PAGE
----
I am Kate Gold and this is my dog Pi. She is one year old Border Collie.
I’m Laura, and this is Bluestone. He’s a two years old West Virginia hound dog.
Because these dogs must frequently work in a wide range of weather conditions, extra care must be taken to protect them.
We need to watch out on a cold day like this that you don’t overwork the dog, that you always check your dog’s paws when they come back in to make sure they are not cut or they don’t have snow or ice in between their paw pads. And so we are extra careful both in the snow and during the summer with the heat, always to make sure that they are okay.
Dogs have a sense of smell thousands of times better than humans, and use this highly developed ability to locate a missing person. Let’s watch how Cindy and Slugger conduct such a search.
This is Cindy and her dog Slugger. Slugger is a nine-year-old German Shorthaired Pointer. Slugger has been doing and training for search work since he was a puppy. You see how the dog’s head has gone up. The body language has changed. The back is straight. The dog had picked up the scent, worked it to the source, and now what the dog has to do is come back and tell the partner that he’s made a find.
As you can tell, finding people is the greatest thing in the world. They love this. So it’s not complete without the dog telling. You can hear the dog barking. The dog has to lead the person back in. And he doesn’t get rewarded until the partner and the dog and the person missing are all together.
Allen shows how his dedicated dog companion Simi works very diligently until she picks up the scent.
So he just gave her the command to go find. So she goes out. And then she goes into the woods. She’s searching. You can see as she zigzags back and forth a little bit, she’s in scent. And then we can hear her barking because she’s found the person. She will bark until Al gets there.
Training a SAR canine takes thousands of hours. Sometimes it begins when she is only a puppy. Such is the case for Kailey.
Kailey is an eight-month- old puppy and she’s just learning all about search- and-rescue work. And the primary thing that she needs for this is to like people. And she likes people. So we can get started.
With the new dogs that are just training they get rewarded for going in. They don’t have the behavior training yet to go back and forth, although they may, just because they’re excited. Kailey’s getting rewarded for going to Laura and finding her.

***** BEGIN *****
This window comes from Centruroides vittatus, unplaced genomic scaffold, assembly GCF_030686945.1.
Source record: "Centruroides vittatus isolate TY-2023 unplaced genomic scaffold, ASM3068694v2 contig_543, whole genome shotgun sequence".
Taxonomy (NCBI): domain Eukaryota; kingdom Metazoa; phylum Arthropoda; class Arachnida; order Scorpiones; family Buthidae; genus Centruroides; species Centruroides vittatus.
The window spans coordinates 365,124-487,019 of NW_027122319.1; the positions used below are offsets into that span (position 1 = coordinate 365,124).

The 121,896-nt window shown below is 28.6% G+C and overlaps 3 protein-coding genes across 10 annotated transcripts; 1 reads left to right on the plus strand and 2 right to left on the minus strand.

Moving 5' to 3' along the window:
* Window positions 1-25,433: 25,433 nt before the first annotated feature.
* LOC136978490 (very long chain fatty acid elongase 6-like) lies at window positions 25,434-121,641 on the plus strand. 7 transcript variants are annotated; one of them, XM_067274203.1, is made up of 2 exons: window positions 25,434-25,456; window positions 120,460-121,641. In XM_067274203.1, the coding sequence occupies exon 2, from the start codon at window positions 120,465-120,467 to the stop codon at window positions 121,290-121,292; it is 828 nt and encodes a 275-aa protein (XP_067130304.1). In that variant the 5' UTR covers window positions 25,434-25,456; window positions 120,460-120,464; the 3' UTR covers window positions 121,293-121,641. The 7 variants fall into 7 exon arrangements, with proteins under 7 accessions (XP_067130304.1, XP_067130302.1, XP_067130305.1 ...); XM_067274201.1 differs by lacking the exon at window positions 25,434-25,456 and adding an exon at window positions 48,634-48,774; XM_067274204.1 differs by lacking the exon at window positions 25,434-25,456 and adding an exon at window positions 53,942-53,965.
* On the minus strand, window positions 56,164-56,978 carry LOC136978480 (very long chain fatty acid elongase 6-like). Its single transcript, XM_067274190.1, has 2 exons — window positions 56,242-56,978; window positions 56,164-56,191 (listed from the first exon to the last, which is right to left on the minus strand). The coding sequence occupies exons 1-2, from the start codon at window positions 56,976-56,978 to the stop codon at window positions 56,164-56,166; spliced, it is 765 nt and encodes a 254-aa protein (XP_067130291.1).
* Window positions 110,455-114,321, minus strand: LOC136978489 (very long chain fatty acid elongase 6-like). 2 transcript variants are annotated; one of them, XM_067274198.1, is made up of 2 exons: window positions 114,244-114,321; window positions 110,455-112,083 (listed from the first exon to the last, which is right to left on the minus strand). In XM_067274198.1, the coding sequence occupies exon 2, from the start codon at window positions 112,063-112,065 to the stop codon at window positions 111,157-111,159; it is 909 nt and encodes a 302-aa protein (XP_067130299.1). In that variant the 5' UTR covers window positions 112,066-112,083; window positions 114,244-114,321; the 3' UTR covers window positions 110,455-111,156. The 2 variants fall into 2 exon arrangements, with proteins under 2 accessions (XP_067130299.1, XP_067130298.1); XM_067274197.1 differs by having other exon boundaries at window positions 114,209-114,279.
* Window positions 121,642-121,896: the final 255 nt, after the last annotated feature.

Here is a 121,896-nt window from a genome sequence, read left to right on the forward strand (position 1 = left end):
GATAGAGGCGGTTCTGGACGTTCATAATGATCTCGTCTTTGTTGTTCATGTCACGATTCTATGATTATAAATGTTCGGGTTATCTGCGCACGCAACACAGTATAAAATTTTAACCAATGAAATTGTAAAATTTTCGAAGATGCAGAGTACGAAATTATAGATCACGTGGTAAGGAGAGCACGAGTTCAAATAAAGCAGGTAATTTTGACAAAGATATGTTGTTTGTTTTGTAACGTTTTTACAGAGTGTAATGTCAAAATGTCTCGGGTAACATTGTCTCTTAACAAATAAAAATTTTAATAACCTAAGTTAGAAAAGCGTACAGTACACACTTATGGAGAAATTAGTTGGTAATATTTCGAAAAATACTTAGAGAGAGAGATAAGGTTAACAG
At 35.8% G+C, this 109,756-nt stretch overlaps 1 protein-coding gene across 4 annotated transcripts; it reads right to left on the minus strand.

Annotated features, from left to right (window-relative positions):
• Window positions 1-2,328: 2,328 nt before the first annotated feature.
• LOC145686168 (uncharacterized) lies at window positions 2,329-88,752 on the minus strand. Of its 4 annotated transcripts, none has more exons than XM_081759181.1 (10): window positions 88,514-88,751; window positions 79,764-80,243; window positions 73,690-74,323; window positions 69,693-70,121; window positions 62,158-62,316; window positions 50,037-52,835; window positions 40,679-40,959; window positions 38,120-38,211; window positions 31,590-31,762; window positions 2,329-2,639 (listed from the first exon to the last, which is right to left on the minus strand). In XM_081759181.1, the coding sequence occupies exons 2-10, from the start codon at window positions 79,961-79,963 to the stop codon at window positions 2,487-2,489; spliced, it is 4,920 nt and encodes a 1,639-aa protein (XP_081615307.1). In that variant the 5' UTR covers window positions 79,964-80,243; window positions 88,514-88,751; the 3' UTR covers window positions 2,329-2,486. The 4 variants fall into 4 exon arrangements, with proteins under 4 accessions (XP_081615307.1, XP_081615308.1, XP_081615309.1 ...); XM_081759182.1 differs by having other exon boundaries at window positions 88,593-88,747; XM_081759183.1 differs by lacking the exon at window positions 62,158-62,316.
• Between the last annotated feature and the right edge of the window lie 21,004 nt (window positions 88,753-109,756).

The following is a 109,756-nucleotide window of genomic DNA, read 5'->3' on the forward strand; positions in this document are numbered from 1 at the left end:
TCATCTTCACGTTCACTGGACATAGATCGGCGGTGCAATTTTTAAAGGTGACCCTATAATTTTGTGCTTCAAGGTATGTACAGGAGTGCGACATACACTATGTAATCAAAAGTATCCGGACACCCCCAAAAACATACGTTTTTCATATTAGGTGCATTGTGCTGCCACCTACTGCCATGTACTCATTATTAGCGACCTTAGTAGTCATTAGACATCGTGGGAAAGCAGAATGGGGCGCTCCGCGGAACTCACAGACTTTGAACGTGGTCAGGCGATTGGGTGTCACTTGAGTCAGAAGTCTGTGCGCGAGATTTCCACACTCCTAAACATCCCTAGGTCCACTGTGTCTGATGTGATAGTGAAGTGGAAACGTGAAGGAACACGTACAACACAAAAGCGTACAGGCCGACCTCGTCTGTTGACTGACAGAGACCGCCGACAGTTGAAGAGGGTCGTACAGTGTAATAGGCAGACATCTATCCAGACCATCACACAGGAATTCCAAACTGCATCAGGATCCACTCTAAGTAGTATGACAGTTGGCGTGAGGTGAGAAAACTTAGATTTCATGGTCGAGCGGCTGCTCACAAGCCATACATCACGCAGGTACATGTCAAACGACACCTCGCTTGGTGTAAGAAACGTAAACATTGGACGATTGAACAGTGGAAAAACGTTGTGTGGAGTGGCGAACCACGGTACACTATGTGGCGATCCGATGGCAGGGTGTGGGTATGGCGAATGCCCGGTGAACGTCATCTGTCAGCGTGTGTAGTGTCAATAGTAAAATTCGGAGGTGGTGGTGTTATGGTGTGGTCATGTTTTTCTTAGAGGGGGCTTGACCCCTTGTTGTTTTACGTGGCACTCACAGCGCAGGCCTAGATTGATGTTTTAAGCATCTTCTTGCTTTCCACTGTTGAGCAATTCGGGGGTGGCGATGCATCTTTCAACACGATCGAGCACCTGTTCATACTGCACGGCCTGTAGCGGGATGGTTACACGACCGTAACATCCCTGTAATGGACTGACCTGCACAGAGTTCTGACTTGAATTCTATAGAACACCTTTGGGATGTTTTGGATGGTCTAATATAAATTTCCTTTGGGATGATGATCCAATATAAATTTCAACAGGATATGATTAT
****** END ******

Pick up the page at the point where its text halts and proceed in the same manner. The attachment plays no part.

Today’s new technology is helping the dogs and their partners conduct their searches more efficiently.
Max is wearing an Astro collar. I’ve actually integrated it on his harness, this orange piece here. That’s a radio transmitter that broadcasts his location based on GPS. I have a companion device which I carry, and it will tell me where he is in relation to me. In addition it maintains a record, so you can see a track on the screen both of where I’ve walked and where Max walks. So if we’re out trying to cover a large area, I’ll be able to see not only the part of that area that I walked, but also the part that Max walked and get a reasonably good idea of how well we’ve covered the area and searched it.
Although they train arduously for hours, the searchers and their canine companions enjoy their training sessions together.
I learn something every time I go out with my dog. I learn to trust my dog. Sometimes you’re out searching, maybe just training and your dog takes off and you think, “Oh the person couldn’t be there,” but the person is there. You trust your dog, because they have qualities of smell that we don’t have and they can find people that we would not know were there. It’s very inspiring to work with them.
To recognize the outstanding contributions of the dogs in this noble organization, Supreme Master Ching Hai lovingly contributed US$1000 toward the purchase of protective equipment for their hard working dogs. Members of Mid Atlantic D.O.G.S. expressed their appreciation of this recognition.
Thank you very much for your donation.
Thank you, thank you. Thank you.
We appreciate it very much. We’ll use it to benefit our dogs who are our true partners. And we very much appreciate you coming out and visiting with us today.
Supreme Master Ching Hai’s #1 international bestselling book, “The Dogs in My Life,” was also presented as a gift.
Thank you very much, and it’ll be very interesting to read. Thank you.
Our heartfelt appreciation, dedicated canines and volunteers from the Wakatipu LandSAR Search and Rescue and Mid Atlantic D.O.G.S., who selflessly devote time and energy to serve others in urgent situations. We wish you every success in your noble work and many years of happiness together, both on and off the job, with God’s manifold blessings.
For more information on Wakatipu LandSAR Search and Rescue, please visit: www.wakatipusar***.nz For more information on Mid Atlantic D.O.G.S., please contact: www.midatlanticdogs**** Thank you, compassionate viewers, for your kind presence today on Animal World: Our Co-Inhabitants. May all beings enjoy long, healthy and happy lives in a peaceful, vegan world. Canadians Donald Armstrong, an organic grain farmer and Dan Jason, owner of an organic seed company, believe there is only one way to grow healthy, sustainable grains, fruits and vegetables. Organics is the only way to go, not using herbicides and pesticides and poisons in general. If you don’t poison your food and your environment and grow organically, then we’re going to have a planet that survives. If I go somewhere now and smell a (chemical) spray, I can’t stand it. It’s amazing. I just detest the smell of (chemical) sprays. Find out more about growing grains, fruits and vegetables the organic way Wednesday, August 3 on Planet Earth: Our Loving Home.